It’s crazy to me that we just celebrated the 20th anniversary of 9/11—it’s even crazier that I’m now old enough to work with people who are so young they have no memories of that day. Maybe because I’ve been trying to unplug from the news and social media a bit, or perhaps because even though I know 9/11 was a national tragedy, Asheville isn’t as New York adjacent as PA, but it didn’t seem like the 20th anniversary was made as big of a deal of as I would’ve guessed.
You know who was celebrating, though in an entirely tone-deaf and thoroughly politicized way, was wrapped up in a “let’s-keep-politics-out-of-this” trojan horse? If you guessed Western North Carolina political wunderkind and Naval Academy truth-stretcher Madison Cawthorn, then you’d be correct!
Now, in all fairness, I should point out that Madison wasn’t the only person I saw post the meme that’s enraged me. I’d been seeing it off and on over social media all day (obviously, my attempts to unplug are wildly failing), but his (fittingly) just happened to be the post I saw when I got home Saturday night from a gorgeous fall-feeling evening at Zilicoah, which gave me the…let’s just go with courage (of the liquid variety, natch)…to delve into some petty back in forth via Instagram comment section with Madison’s followers. A futile mission for sure, but I regret nothing.
“I would never want another 9/11,” the meme begins innocuously enough (because, same) before taking a real turn. “I miss the American of 9/12. Stores ran out of American flags to sell because they were being flown everywhere. People were American before they were upper or lower class, Jewish or Christian, Republic or Democrat. We hugged people without caring if they ate at Chik Filet or wore Nikes.” Editor’s note: Did Madison undo his own deep wisdom by disparaging “radical leftist socialists” just a few Instagram stories later? OF COURSE.
This meme is trash for the reasons I’m going to outline below.
- It’s tone-deaf as hell: You know who would probably trade in all the flags, hugs, and Nikes they could get their hands on if they could to never have another 9/12? The thousands of Americans who lost loved ones on 9/11. Who else? The thousands of Americans who were injured on 9/11. You know who else? Sane people. Empathetic people. People who realize that 2,996 lives are not worth everyone waving a goddamn flag. Editor’s note: Did Madison follow up this meme on his Instagram story with a message that said something to the effect of “on 9/11 20,000 children lost a parent?” OF COURSE, HE DID.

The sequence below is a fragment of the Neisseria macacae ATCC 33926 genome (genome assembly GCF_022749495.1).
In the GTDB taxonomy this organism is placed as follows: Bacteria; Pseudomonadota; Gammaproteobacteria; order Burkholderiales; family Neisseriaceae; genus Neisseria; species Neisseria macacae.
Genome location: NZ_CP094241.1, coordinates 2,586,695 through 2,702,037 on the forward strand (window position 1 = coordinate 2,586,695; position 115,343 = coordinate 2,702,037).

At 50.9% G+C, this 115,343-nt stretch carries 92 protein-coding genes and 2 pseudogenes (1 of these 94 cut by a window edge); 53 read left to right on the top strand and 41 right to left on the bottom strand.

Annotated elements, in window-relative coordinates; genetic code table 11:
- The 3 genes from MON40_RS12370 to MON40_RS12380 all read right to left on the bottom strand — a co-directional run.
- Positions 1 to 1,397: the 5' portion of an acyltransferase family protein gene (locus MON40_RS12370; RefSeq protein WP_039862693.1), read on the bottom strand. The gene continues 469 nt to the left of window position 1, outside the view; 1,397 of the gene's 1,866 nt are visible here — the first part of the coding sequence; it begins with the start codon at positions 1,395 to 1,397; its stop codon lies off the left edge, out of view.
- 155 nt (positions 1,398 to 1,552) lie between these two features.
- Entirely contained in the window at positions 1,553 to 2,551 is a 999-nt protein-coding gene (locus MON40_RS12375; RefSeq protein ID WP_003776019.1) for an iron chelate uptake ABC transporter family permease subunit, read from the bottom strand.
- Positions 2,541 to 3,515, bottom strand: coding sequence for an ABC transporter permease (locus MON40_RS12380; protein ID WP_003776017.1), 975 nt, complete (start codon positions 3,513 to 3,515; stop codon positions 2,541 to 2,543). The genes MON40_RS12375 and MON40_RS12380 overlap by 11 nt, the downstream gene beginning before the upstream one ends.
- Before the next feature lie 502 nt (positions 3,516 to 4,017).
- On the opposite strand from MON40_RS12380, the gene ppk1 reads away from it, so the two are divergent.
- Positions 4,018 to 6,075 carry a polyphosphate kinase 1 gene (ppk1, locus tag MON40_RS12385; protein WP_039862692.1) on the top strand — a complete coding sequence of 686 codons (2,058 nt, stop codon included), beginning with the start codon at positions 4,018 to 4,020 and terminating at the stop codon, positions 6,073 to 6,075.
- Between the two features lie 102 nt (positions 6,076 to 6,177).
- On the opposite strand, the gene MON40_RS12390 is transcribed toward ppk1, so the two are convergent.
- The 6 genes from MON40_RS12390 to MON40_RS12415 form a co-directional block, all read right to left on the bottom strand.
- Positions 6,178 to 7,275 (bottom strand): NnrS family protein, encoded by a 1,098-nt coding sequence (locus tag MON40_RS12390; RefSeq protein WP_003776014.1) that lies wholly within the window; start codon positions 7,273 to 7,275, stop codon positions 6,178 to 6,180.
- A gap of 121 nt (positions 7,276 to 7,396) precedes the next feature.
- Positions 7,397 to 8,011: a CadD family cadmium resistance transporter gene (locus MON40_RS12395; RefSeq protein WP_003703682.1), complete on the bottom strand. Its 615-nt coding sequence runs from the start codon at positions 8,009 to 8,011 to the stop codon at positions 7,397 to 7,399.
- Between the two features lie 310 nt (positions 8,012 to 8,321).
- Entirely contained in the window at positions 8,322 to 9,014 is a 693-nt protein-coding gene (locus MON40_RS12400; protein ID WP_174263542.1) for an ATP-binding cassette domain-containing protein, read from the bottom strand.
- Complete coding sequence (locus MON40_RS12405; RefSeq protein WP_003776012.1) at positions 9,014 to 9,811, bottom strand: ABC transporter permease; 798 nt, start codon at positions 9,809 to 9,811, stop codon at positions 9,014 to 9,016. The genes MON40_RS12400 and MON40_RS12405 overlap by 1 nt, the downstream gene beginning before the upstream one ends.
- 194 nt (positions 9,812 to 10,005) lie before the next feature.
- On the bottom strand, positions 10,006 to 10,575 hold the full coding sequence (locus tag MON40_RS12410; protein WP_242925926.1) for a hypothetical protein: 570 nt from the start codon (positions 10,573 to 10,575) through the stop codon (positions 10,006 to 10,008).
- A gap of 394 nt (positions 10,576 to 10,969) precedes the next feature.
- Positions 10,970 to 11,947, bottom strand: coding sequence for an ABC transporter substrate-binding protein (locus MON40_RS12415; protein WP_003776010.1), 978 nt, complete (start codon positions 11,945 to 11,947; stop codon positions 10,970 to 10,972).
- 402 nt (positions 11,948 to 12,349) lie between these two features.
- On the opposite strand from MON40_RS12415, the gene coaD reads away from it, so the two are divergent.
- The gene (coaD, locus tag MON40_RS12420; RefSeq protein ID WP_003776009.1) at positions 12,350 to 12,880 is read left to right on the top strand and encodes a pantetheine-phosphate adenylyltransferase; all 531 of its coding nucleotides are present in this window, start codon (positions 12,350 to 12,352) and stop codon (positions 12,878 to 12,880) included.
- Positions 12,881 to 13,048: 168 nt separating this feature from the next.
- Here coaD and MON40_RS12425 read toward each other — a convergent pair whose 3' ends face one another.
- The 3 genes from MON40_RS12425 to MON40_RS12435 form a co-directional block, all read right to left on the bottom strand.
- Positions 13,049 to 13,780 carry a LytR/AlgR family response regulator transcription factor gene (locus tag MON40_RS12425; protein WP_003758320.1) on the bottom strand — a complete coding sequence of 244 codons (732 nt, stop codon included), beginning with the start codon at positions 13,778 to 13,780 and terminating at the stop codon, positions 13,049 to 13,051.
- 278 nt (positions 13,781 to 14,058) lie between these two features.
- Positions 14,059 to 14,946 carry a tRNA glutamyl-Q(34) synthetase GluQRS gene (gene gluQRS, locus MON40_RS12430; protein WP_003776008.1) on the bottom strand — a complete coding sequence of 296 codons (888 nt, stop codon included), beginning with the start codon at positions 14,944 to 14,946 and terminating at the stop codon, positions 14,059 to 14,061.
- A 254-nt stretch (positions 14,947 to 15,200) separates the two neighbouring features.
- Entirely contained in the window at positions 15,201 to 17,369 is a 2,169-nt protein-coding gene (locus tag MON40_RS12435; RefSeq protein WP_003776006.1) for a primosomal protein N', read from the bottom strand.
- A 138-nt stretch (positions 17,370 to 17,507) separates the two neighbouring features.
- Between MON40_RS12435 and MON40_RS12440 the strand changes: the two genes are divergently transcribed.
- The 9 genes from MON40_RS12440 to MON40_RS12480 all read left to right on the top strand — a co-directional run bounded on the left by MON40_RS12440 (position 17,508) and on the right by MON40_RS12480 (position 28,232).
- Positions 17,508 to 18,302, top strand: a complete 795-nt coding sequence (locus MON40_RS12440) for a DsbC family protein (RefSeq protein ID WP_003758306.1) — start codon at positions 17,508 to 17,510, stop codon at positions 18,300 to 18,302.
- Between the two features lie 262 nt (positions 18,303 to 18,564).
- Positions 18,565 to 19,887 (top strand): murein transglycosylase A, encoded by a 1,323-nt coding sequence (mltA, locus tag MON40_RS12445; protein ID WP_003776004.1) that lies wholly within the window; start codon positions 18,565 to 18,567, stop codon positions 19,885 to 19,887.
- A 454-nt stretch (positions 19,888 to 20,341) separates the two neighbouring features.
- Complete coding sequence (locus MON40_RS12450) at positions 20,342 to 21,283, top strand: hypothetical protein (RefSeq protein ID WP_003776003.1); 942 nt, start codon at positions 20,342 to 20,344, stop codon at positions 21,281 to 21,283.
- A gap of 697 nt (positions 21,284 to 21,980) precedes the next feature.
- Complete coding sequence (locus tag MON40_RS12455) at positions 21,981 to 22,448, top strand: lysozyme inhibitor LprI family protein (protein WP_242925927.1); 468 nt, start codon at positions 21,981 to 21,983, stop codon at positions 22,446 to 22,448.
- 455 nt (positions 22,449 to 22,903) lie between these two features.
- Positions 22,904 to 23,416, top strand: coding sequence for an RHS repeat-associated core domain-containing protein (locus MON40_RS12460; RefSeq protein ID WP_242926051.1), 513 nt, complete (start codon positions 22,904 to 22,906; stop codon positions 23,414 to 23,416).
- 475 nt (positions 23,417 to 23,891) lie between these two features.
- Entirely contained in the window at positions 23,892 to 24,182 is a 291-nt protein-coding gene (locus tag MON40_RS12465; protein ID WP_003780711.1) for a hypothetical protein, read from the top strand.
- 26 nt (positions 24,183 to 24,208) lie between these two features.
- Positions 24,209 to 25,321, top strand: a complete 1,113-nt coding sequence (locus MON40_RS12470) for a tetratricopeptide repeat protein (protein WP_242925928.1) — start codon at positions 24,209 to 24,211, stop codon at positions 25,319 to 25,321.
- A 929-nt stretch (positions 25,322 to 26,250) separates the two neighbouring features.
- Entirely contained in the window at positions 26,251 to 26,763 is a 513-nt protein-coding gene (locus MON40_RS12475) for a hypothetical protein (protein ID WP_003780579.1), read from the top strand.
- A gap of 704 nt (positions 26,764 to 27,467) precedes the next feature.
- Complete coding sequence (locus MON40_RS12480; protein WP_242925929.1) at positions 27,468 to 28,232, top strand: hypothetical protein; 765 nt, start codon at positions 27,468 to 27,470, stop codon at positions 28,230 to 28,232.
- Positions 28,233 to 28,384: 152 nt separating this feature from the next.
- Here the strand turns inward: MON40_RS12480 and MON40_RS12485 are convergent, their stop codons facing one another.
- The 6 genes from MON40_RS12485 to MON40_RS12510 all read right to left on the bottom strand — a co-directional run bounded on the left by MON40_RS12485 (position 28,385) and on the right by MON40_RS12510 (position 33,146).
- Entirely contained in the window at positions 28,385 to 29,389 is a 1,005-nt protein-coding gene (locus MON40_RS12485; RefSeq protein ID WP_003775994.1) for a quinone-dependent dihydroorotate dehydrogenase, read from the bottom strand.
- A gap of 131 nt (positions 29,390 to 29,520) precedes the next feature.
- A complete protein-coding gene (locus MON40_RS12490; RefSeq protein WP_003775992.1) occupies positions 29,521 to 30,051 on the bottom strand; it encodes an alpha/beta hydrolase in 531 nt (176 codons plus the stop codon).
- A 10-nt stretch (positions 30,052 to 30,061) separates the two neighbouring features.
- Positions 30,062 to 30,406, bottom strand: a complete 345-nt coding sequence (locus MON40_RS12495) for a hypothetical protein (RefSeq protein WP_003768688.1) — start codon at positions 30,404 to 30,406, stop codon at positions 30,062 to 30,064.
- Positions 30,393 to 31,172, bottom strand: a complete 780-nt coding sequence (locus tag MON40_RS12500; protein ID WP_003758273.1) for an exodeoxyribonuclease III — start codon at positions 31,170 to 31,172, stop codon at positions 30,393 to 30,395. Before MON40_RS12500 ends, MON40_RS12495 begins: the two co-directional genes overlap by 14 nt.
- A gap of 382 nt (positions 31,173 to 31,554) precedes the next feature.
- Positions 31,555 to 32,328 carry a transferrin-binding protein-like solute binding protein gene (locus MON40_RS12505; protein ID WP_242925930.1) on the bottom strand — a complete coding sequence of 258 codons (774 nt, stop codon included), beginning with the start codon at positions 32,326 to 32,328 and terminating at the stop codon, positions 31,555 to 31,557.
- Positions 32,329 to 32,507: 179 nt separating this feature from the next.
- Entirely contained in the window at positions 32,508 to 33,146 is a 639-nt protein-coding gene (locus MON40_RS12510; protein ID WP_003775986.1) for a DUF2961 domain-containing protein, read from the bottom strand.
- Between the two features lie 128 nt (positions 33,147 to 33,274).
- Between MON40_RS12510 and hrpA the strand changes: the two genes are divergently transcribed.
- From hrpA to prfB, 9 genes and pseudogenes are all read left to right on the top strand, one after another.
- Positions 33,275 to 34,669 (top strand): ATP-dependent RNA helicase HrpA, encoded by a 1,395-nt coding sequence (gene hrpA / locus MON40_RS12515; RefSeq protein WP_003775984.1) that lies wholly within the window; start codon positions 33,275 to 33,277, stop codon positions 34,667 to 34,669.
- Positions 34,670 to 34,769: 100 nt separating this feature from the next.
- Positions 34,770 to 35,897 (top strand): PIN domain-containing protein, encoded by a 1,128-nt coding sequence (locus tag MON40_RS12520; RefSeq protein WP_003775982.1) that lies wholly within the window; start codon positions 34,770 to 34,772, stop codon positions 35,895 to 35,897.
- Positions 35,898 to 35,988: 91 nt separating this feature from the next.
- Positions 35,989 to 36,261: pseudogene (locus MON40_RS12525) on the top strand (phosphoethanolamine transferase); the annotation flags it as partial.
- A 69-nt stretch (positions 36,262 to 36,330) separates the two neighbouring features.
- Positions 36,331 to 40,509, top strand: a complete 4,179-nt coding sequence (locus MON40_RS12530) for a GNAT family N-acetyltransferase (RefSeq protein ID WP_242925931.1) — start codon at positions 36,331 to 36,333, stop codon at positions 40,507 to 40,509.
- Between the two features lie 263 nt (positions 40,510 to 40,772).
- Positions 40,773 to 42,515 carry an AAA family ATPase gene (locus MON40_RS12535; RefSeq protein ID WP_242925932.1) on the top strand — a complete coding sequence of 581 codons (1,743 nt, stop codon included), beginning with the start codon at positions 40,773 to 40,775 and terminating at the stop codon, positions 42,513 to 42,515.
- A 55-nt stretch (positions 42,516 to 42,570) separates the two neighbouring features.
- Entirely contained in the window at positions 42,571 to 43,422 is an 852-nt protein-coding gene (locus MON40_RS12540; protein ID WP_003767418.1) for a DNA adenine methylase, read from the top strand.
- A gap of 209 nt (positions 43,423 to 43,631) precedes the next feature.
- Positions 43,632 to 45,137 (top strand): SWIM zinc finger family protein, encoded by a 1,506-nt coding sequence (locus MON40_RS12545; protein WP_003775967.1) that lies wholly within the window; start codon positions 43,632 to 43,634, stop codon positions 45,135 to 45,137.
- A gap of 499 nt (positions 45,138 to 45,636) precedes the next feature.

- It lacks room for nuance: This is the political version of an empty social media platitude. It purports to say a lot but says nothing. 9/11 was undoubtedly awful and should be commemorated, but it’s a turning point in American history that should be interrogated and discussed like any significant historical event. For example, it’s sort of hard to say that in the aftermath of 9/11, whether you’re upper or lower class doesn’t matter, when a disproportionate number of lower-class Americans were killed in the ensuing wars in Afghanistan and the Middle East. And 9/11 is an easy tragedy to come together over because there’s a common non-American enemy to blame and root against. It makes you wonder why we didn’t come together as a country after the Parkland school shooting…or after a mob of special snowflakes stormed The Capital and killed police officers…
- It’s a cop-out: The supposed genus of this meme is that we should stop being political and start being Americans. There seems to be a genuine circular Venn Diagram that consists of Republicans and people who like to say that we should stop being political and come together. Like, you guys and your cohort of Trump minions are the reason things are so divisive now, and instead of having the guts to own that divisiveness, you pretend for some reason to be neutral. This is incredibly annoying coming from Madison, who posts a lot of “remember when men were manly” content (Madison’s version of manly often consists of selfies where he’s pretending to know how to smoke a cigar…it’s hilarious and tragic), yet he shies away from big, manly opinions…
This concludes the end of my rant. If you stayed this long, thank you. Also, apologies that this is becoming a Madison Cawthorn hate club, which I don’t entirely regret either.